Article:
Preventing Urinary Tract Infections Through Good Personal Hygiene

5 Personal Hygiene Practices to Prevent Urinary Tract Infections

Having a urinary tract infection (UTI) can be painful and make you miserable. If you are serious about preventing urinary tract infections or UTI, the first thing you need to do is always practice good personal hygiene. Here are tips for good hygiene practices that can reduce the risk of getting a UTI, especially in women.

Most urinary tract infections are caused by bacteria that normally live in your intestinal tract and are present around your anus and in your feces.

While they don't cause problems there, they can cause infection if they make their way to your urethra, which is located just in front of a women's vagina, and into the bladder. Knowing how to keep your body clean can help prevent that.

Personal Hygiene Practices to Prevent UTIs

1. Always Wipe from Front to Back, Never Back to Front

Always wiping from front to back after a bowel movement or urinating. Never wipe from back to front. This is a tip that you should teach to young girls from the earliest stage of potty training. The bacteria that get out of control in a urinary tract infection are present around the anus and in feces. You don't want to transfer those germs to the area of your urethra or vagina. If you always use a front to back wiping technique, you will reduce that risk.

Use a clean piece of tissue with each swipe of a wipe. Don't wipe back and forth with a soiled piece of tissue.

When wiping after you urinate, always wipe front to back, even though you aren't wiping away feces. This helps ensure that you aren't bringing fecal bacteria forward.

2. Clean the Area of Your Rectum and Vagina Daily

Make sure you keep the skin around and between your rectum and vagina clean by washing with soap and water at least once daily.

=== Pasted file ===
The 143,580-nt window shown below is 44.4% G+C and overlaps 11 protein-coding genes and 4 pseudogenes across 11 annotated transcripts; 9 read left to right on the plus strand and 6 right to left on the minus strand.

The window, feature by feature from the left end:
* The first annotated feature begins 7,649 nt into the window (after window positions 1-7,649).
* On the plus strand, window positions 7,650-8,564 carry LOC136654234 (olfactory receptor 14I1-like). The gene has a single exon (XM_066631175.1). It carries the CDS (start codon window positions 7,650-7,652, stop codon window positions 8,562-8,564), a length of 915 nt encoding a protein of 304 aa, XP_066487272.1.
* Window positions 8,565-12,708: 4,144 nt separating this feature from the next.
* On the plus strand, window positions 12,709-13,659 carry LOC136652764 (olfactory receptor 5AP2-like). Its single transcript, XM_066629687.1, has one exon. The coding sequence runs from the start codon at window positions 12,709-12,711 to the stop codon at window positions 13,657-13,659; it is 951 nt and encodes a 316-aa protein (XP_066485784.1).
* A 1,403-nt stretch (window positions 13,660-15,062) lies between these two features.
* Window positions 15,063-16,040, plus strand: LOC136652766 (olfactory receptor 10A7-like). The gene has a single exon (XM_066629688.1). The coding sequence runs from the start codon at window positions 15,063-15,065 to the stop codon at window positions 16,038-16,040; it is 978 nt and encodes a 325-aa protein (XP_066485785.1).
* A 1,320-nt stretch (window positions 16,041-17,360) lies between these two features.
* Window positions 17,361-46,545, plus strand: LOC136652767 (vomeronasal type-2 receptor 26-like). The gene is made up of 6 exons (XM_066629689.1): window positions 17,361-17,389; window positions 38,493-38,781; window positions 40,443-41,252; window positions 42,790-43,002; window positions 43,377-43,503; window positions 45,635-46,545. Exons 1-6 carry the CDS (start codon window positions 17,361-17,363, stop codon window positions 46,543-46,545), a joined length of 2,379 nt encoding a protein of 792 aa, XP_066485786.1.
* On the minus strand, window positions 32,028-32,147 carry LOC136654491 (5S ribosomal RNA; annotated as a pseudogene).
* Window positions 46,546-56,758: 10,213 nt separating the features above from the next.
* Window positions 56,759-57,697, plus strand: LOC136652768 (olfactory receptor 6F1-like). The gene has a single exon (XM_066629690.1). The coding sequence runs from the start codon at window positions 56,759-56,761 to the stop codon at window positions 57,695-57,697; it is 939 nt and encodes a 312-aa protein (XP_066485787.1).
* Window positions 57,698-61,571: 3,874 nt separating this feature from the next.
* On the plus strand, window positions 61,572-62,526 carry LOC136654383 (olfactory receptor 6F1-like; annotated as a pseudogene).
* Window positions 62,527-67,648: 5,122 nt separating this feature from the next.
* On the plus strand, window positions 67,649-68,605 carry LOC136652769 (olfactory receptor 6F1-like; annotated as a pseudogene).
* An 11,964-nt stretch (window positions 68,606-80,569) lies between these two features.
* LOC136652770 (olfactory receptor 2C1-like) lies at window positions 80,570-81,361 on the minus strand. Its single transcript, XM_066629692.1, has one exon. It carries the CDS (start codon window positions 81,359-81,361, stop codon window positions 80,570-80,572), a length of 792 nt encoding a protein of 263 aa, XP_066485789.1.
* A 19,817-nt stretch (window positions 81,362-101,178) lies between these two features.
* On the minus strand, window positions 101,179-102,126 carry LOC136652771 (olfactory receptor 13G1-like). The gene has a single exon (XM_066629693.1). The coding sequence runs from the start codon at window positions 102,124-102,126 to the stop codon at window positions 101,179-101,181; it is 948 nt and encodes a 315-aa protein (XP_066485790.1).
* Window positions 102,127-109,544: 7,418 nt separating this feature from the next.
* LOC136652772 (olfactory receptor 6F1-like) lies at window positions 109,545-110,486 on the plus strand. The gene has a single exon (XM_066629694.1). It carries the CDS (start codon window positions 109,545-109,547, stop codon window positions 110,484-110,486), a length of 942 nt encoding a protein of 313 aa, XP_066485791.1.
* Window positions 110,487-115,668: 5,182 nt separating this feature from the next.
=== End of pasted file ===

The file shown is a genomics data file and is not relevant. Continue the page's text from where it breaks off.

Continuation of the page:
This keeps the fecal bacteria from flourishing in that area.

3. Take Showers Instead of Prolonged Baths

A shower is more likely to remove bacteria and wash the anal and genital area clean, while a long bath may not do the job as well, as recommended by the CDC. If you use a washcloth, first clean the genital area and then clean the anus. Don't use a soiled area of the washcloth on your genital area, which is where the urethra is that lead to your bladder and urinary tract.

4. Don't Douche or Use Sprays or Powders in Your Genital Area

While these practices may seem like they promote hygiene, they are not recommended by health authorities such as the CDC. Instead, douching may increase your risk of a urinary tract infection, as may using sprays and powders.

5. Urinate and Wash Before and After Sexual Activity

Urinating before and after sexual activity helps keep the bladder flushed and keep the possibly infectious bacteria at bay. Women who wash both before and after sexual intercourse may lower their risk of developing a urinary tract infection.

Sources:

Abdelaziz, AlsayedSaad et al. "Impact Of Genital Hygiene And Sexual Activity On Urinary Tract Infection During Pregnancy". Urology Annals 7.4 (2015): 478.

Centers for Disease Control and Infection. Urinary Tract Infections https://www.cdc.gov/getsmart/community/for-patients/common-illnesses/uti.html

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